During the treatment, make sure you eat foods rich in proteins including protein shakes or drinks several times a day. Drink plenty of fluids to maintain your body temperature and also improve elimination of harmful waste from the body. Replace large meals with small, frequent meals, if you feel full after eating three large meals throughout the day. If you don't feel like eating on a single day, it's okay. But if your appetite fails to improve even after several days, consult your doctor immediately.

Bleeding problems

Chemotherapy or targeted treatment might lead to thrombocytopenia, low platelet count, which causes difficulty in clotting of blood. In some cases of leukemia, very low platelet count cause bruises or small red spot on the skin, known as petechiae. If you experience any of these symptoms, report it to your doctor at the earliest as it might lead to uncontrolled bleeding problems requiring platelet transfusion.

Stay away from sharp objects to protect your skin from cuts and scrapes. Use an electric razor to shave and take proper care while using nail clippers. Opt for a soft bristle toothbrush as hard-bristled one might lead to gum bleeding. Try to avoid toothpicks or dental floss and always consult your doctor before planning to undergo any dental examination. Call your doctor if you develop unusual bleeding, any bruise, tarry stools, blood in urine or stools or small red spots on the skin.

Bloating and swelling

In some cases, chemotherapy and targeted drug therapy might lead to water retention, but the symptoms might subside by the end of the treatment. Lower your intake of salt as excess salt might worsen the condition. Hence, use less salt while cooking and also check food labels for the sodium content. Walking and elevating your legs might help you to deal with bloating by increasing the water output. Here's a 7-day plan to reduce bloating or abdominal gas.


It is always a wise idea to take preventive measures for constipation, which can be infrequent or painful bowel movements. Load up your intake of fluids, especially water. Eat foods rich in fibre as it adds bulk to stools and softens it, thereby aiding in bowel movement. If your condition is severe, your doctor might recommend stool softeners or laxative.


If left unattended, diarrhoea might lead to dehydration. Caused mainly due to radiation and other medications, here are few tips to control diarrhoea. Try to avoid intake of milk and milk products as they further worsen your condition. Stay away from foods that might trigger gas or acidity like dried fruits, cereals rich in fiber, popcorn, nuts, corn and dried beans. Increase your intake of water and other fluids like soups and juices to prevent dehydration.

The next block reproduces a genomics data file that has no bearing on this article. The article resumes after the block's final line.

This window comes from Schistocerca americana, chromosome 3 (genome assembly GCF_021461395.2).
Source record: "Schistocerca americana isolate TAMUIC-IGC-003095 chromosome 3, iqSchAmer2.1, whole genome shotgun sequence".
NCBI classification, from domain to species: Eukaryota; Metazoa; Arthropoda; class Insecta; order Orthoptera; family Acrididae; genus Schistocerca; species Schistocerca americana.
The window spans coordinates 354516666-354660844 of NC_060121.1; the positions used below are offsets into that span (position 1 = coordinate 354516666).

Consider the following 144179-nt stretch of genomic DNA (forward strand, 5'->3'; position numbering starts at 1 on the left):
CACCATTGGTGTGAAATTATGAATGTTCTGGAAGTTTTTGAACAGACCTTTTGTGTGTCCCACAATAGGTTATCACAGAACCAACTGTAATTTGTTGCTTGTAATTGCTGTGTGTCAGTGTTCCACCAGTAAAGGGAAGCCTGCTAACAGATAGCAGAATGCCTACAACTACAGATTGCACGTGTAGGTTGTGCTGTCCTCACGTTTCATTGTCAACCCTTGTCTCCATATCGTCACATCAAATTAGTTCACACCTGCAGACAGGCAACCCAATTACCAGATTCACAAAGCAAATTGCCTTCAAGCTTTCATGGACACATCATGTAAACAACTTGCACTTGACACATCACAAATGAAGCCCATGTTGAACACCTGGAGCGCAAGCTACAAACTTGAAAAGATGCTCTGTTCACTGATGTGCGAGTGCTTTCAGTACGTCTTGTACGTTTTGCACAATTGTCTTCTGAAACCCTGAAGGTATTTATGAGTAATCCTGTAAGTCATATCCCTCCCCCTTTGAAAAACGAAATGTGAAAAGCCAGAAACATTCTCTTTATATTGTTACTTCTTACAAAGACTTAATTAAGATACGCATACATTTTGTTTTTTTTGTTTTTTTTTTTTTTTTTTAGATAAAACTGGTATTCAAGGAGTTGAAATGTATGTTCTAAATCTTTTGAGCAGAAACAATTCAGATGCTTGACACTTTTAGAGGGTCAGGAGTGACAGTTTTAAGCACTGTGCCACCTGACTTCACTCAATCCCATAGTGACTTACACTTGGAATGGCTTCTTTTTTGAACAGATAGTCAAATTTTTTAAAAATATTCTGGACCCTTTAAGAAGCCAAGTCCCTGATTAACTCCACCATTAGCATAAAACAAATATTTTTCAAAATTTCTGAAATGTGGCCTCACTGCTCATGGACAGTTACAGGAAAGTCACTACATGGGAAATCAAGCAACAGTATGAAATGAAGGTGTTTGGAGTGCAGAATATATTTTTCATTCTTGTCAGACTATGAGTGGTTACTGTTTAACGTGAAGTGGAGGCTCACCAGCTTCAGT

Hair loss

Known as alopecia, hair loss can affect you mentally as it acts as a visual reminder of leukemia treatment. Mainly caused due to chemotherapy and radiation, keep in mind that your hair might grow after the treatment. Try to cut your hair before the start of the treatment as it gives you sufficient time to accept yourself with no hair. After the treatment, invest in a wig or get a hat or scarf before you start losing hair. In this way, you can buy a wig that matches your hair. Moreover, using a hat or scarf protects your scalp from the harsh heat and cold temperature.


Lack of white blood cells (WBC) might increase your risk of infections as your body fails to fight infection. Known as neutropenia, it leads to fever, chills or inflammation at the site of the injury. Avoid crowded places or hanging out with people suffering from cold, viral flu or infections. If you have to do so, wear a surgical mask to prevent infections.

Do not forget to wash your hands before and after visiting a washroom or eating meals. Also, take a bath every day without fail to lower your bacterial load. Take care to avoid cuts and treat open sores as these might attract bacteria leading to infection. Avoid touching your eyes or nose without washing your hands properly.

Oral problems

Cancer treatment might result in sores on lips and mouth, which make your eating experience painful and unpleasant. Also, some people might experience a strange taste in the mouth following a stem cell transplant due to the chemical used for freezing process.

Always keep your mouth and lips moist and clean. This includes brushing your teeth with a soft-bristled toothbrush after meals and before going to sleep. If you floss normally, do not stop unless your doctor advises so. Also, if you are planning to floss, ask your doctor beforehand to prevent any complications. If you have dry mouth, include soft and pureed foods in your diet as they are easy to swallow. Also, sip water at regular intervals.